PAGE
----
She starts in a logical place — the Metropolitan African Methodist Episcopal Church here in Washington, D.C., which calls itself “The Cathedral of African Methodism.” The church responded to the TV coverage of Katrina by quickly rounding up $20,000 in donations and 45,000 pounds of goods and shipping them off to Mississippi in an 18-wheeler.

This is not a big surprise, notes Haggerty, because studies show that black believers regularly give 25 percent more of their discretionary income to charities — especially church causes — than whites. The church aid flowed straight to needy people, while many other agencies were briefly stalled by forms and interview procedures.

This is where the anger comes in.

Many of the church people making these donations were, of course, moved by the images of black people suffering in New Orleans and the Gulf Coast region. They got mad and this motivated them. As the Rev. Ronald E. Braxton said of the storm’s fallout: “I hope that it keeps us angry, that it keeps us on alert against forces that dismantle people.”Bishop T D  Jakes and the Potters House Mass Choir   A Wing and a Prayer

But is prophetic — even political — anger the best, or the most constructive, stance for the black church to take today?

The word “today” is key, because right now that anger would be focused on President George W. Bush. Thus, the issue looming in Haggerty’s report is black church anger at other black church leaders who focus on a more positive, conciliatory approach to working with, and correcting, this White House. The big, and I mean big, example of this is Bishop T.D. Jakes at The Potter’s House in Dallas. He recently drew a big spotlight speaking at the National Cathedral service to remember those lost in Katrina. This meant he shared a spotlight, by default, with Bush.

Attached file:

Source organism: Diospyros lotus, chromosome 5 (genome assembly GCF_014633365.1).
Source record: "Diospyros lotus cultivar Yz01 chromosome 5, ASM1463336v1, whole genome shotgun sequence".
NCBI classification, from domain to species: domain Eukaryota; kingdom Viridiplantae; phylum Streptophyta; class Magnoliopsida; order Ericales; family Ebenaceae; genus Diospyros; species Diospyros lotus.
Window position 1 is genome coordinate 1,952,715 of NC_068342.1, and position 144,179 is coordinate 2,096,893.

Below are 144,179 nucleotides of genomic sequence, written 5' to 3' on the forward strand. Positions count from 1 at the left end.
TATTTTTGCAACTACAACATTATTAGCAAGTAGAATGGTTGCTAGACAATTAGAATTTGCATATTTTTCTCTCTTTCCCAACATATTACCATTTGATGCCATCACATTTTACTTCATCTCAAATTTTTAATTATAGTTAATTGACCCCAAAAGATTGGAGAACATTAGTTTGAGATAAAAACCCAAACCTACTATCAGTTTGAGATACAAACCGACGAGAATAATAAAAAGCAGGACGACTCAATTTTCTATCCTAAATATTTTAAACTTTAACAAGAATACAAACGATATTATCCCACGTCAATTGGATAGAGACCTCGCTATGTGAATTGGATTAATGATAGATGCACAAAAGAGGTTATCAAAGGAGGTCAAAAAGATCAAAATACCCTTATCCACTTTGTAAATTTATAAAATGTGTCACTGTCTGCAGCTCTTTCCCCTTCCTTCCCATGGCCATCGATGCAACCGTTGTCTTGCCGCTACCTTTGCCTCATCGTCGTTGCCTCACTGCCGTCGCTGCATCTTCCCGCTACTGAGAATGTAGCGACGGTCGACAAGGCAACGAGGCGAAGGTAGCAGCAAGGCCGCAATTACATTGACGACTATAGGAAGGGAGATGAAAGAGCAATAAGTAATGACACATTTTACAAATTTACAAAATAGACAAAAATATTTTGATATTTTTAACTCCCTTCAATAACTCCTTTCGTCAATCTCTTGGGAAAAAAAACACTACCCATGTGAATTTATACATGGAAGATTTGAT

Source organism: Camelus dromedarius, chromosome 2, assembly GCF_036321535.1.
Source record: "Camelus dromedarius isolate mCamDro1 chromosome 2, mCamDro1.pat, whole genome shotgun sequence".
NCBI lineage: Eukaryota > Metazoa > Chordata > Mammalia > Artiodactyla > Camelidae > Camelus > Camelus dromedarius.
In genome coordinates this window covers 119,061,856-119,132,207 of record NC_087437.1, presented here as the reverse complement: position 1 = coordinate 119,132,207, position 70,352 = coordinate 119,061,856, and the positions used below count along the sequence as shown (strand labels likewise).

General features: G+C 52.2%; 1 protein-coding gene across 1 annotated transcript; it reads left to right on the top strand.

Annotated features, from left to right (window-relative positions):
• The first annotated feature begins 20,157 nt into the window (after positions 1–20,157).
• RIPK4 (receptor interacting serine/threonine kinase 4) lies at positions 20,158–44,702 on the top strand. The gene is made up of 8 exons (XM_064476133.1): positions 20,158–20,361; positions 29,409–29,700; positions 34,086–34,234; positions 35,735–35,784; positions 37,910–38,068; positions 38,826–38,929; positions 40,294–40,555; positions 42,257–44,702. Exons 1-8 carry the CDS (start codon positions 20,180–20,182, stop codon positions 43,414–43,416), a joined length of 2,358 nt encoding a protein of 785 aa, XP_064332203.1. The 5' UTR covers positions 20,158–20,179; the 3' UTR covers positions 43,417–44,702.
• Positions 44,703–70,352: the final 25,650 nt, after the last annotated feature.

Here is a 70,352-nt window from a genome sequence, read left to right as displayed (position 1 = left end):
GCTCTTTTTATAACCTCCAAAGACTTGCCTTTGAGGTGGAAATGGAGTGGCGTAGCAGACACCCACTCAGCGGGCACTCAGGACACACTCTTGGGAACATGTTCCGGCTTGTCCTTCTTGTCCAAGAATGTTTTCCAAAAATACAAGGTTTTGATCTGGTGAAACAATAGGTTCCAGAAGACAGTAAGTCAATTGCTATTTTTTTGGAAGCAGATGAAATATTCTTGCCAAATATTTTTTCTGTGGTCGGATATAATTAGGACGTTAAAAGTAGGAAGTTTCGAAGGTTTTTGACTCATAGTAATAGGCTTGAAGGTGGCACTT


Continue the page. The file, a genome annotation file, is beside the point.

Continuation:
As Haggerty notes, all of this raises a big question: “Who speaks for the black church and what kind of message will it have?”

Oh, and will those voters stay angry and solidly Democratic?

P.S. There might be a link between this story and another lurking just over the horizon (and I don’t mean Hurricane Rita). Click here and let me know what you think.

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Washington Nats say no God in baseball?

God and baseballI guess the management of the Washington Nationals didn’t share my sentiments regarding Sunday’s Washington Post feature on the Bible in baseball. Team management particularly didn’t like a section of the story in which team chapel leader Jon Moeller nodded when asked if Jewish people are doomed to hell because they don’t believe in Jesus Christ.